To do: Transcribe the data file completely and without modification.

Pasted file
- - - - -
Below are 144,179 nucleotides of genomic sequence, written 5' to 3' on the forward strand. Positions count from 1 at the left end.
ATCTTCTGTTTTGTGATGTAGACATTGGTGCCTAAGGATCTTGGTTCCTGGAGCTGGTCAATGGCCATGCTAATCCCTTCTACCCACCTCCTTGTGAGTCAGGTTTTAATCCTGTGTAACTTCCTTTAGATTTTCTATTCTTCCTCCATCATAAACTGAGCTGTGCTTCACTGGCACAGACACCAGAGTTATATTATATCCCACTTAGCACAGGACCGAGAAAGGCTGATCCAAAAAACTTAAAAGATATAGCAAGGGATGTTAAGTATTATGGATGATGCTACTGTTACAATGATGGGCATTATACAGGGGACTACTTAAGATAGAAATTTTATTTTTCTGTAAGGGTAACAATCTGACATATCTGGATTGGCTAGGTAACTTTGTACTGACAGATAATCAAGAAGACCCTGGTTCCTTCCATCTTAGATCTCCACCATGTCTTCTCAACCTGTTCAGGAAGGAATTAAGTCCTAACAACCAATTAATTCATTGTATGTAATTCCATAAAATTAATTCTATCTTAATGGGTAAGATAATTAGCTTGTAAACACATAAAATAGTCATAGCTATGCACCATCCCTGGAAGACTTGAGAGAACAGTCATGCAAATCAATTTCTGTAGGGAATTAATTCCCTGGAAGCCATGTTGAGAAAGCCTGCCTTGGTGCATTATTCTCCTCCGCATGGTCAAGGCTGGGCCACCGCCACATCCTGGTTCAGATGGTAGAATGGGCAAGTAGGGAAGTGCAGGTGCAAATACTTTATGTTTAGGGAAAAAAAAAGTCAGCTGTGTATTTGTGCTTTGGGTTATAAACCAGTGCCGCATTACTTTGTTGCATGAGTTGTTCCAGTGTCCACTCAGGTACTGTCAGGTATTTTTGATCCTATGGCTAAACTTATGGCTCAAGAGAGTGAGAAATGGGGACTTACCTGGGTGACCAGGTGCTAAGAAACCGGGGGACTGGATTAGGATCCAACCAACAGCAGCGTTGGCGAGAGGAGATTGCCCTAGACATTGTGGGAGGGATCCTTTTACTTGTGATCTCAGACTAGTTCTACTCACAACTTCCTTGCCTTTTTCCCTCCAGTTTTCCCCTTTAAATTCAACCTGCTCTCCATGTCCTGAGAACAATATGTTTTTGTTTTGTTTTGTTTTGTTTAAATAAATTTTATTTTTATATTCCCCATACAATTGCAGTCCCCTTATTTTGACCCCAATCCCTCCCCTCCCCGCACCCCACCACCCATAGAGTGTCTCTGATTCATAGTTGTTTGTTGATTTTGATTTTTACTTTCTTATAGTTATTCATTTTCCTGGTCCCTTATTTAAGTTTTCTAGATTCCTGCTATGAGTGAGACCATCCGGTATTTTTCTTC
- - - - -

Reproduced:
Below are 144,179 nucleotides of genomic sequence, written 5' to 3' on the forward strand. Positions count from 1 at the left end.
ATCTTCTGTTTTGTGATGTAGACATTGGTGCCTAAGGATCTTGGTTCCTGGAGCTGGTCAATGGCCATGCTAATCCCTTCTACCCACCTCCTTGTGAGTCAGGTTTTAATCCTGTGTAACTTCCTTTAGATTTTCTATTCTTCCTCCATCATAAACTGAGCTGTGCTTCACTGGCACAGACACCAGAGTTATATTATATCCCACTTAGCACAGGACCGAGAAAGGCTGATCCAAAAAACTTAAAAGATATAGCAAGGGATGTTAAGTATTATGGATGATGCTACTGTTACAATGATGGGCATTATACAGGGGACTACTTAAGATAGAAATTTTATTTTTCTGTAAGGGTAACAATCTGACATATCTGGATTGGCTAGGTAACTTTGTACTGACAGATAATCAAGAAGACCCTGGTTCCTTCCATCTTAGATCTCCACCATGTCTTCTCAACCTGTTCAGGAAGGAATTAAGTCCTAACAACCAATTAATTCATTGTATGTAATTCCATAAAATTAATTCTATCTTAATGGGTAAGATAATTAGCTTGTAAACACATAAAATAGTCATAGCTATGCACCATCCCTGGAAGACTTGAGAGAACAGTCATGCAAATCAATTTCTGTAGGGAATTAATTCCCTGGAAGCCATGTTGAGAAAGCCTGCCTTGGTGCATTATTCTCCTCCGCATGGTCAAGGCTGGGCCACCGCCACATCCTGGTTCAGATGGTAGAATGGGCAAGTAGGGAAGTGCAGGTGCAAATACTTTATGTTTAGGGAAAAAAAAAGTCAGCTGTGTATTTGTGCTTTGGGTTATAAACCAGTGCCGCATTACTTTGTTGCATGAGTTGTTCCAGTGTCCACTCAGGTACTGTCAGGTATTTTTGATCCTATGGCTAAACTTATGGCTCAAGAGAGTGAGAAATGGGGACTTACCTGGGTGACCAGGTGCTAAGAAACCGGGGGACTGGATTAGGATCCAACCAACAGCAGCGTTGGCGAGAGGAGATTGCCCTAGACATTGTGGGAGGGATCCTTTTACTTGTGATCTCAGACTAGTTCTACTCACAACTTCCTTGCCTTTTTCCCTCCAGTTTTCCCCTTTAAATTCAACCTGCTCTCCATGTCCTGAGAACAATATGTTTTTGTTTTGTTTTGTTTTGTTTAAATAAATTTTATTTTTATATTCCCCATACAATTGCAGTCCCCTTATTTTGACCCCAATCCCTCCCCTCCCCGCACCCCACCACCCATAGAGTGTCTCTGATTCATAGTTGTTTGTTGATTTTGATTTTTACTTTCTTATAGTTATTCATTTTCCTGGTCCCTTATTTAAGTTTTCTAGATTCCTGCTATGAGTGAGACCATCCGGTATTTTTCTTC